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Promoting the Bagpipe Revival since 1986

The Bagpipe Society


Dear John

I thought I would write in response to your editorial in the Autumn 2010 edition

of Chanter about the falling membership of the Bagpipe Society.

I joined in about 1998 purely by chance, after the former editor of Chanter

invited me to a ‘Moot’ which was being held not far from my home. The reason he invited me was because he knew me through learning to play the northumbrian smallpipes and he thought I might be interested - an act of thoughtfulness for which I have been eternally grateful. At that Moot, both the music and indeed the key it was played in was outside my comfort zone at the time, so I found the participatory element of the Moot somewhat restricted for me personally. However, the associated chat, lectures and performances were fascinating. Since then, my memberships of other Societies have come and gone, magazine subscriptions have been tried out, web-based chat-rooms experimented with, and in terms of real people, bands and playing associations created and expanded. However, I have retained my membership of BS throughout.

Your comments got me thinking why I had kept it up, since I do not play any of the types of English bagpipes which constitutes the interest of most of your contributors; nor indeed the hurdy-gurdy. I have not even attended any subsequent BS events - we all juggle many engagements during the summer season. The reason I continue with my membership is simply because the Chanter is such an interesting read - informative, frequently scholarly and - importantly - good natured. It has nurtured my developing interest in the history of vernacular music. Indeed, I am now in the early stages of a research degree in Ethnomusicology at Sheffield University (for which I hope to make formal contact with some of your contributors - advance notice!). In preparing for this research, I have come to appreciate the importance of outlets other than what is purely social networking (aka Facebook and other websites - which of course have their benefits); and the other extreme, which is academia. So far I have found – and I’m happy to hear of exceptions - that the academic publications scene is clunky: papers are couched in indecipherable language, restricted to authorship by academics, and unavailable to the wider world. Although rigorously reviewed and therefore by inference eminently authoritative, it is the lack of accessibility that bothers me. In contrast, the contents of Chanter are accessible and interesting, prompt informed discussions, and facilitate the promotion of events and introductions to like-minded people who do what is the crux of the matter - play the music.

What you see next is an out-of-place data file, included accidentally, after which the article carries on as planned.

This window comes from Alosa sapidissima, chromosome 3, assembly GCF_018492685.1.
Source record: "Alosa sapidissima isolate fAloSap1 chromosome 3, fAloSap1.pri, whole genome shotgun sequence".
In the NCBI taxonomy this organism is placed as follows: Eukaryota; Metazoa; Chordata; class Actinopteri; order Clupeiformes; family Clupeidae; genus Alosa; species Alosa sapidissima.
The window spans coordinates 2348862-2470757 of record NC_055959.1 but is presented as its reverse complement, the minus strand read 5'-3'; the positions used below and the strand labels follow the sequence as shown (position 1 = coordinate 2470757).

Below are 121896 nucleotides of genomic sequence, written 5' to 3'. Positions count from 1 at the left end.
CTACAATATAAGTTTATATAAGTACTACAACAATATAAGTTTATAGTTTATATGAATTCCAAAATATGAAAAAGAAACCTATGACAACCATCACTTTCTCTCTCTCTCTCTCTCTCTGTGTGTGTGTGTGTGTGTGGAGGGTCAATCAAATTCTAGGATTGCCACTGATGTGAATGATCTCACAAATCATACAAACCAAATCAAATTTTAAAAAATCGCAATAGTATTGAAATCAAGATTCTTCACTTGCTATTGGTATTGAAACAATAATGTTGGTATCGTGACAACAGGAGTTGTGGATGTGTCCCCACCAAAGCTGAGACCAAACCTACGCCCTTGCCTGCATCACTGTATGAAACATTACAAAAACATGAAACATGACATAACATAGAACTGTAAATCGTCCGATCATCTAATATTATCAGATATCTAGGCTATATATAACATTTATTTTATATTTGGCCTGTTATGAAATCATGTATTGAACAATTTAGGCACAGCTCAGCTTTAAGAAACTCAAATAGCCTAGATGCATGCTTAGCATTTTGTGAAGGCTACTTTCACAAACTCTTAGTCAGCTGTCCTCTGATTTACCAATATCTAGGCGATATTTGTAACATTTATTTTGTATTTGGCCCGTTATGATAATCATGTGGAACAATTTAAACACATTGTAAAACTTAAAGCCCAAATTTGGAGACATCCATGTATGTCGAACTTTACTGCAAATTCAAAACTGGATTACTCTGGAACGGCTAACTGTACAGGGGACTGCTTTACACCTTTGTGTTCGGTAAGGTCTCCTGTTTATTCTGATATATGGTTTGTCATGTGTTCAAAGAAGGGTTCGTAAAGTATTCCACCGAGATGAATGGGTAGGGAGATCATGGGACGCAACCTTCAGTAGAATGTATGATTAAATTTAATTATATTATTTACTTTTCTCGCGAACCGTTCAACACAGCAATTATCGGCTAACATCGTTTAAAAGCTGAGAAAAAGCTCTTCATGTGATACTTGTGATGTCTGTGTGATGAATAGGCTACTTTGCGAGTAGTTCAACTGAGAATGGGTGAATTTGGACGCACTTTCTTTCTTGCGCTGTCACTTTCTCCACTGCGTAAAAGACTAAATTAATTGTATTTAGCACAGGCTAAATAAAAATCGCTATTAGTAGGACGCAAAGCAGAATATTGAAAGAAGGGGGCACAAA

To that end, I think that throwing all your PR resources into promoting (forcing?) people to just start playing the bagpipes is mis-judged, and will only frustrate you. From personal experience, what instruments people play is not mirrored by what societies they are in, for a whole host of reasons. However, I think the key to the future is in examining what the BS does very well. If you are worried about the declining membership, I think you should focus on maintaining the production of Chanter, but widen your remit instrumentally. I mean, you already have hurdy-gurdy in there. My tuppence h’penny worth is that I suggest you consider merging / collaborating with other historical associations or organizations, most likely Early Music but perhaps others such as early dance as well?

I reiterate that I really do believe there is a need for moderated fora for articles and discussions which are more thoughtful and ‘in depth’ than the social networking websites could ever provide, but yet are much, much more accessible than academia. In this, Chanter is perfectly pitched (‘scuse the pun). And I do think that it is this type of forum which is critical for promoting both the interest in, and widening the participation of music - after all an aural art form and social activity. Magazines such as Chanter cater for the vast majority of people outside academia who nevertheless have a serious interest in music. If those interested in the topic choose to take up the bagpipes, fine, but there are players of other instruments (again, I speak from experience) or even social historians in general who would be just as interested in the contents of Chanter, and would welcome a lateral expansion of its remit. There exists a niche market for learned, accessible publications on vernacular music (folk, traditional, call it what you will) without (please!) going down the commercial route of ceaseless promotions of current artists. This is my opinion. It is offered in the spirit of your request for a discussion. I realise it may get shot down in flames. Even if it does, and even if Chanter doesn’t evolve in the way I have suggested, I do hope that the Chanter doesn’t disappear – it would be a huge loss.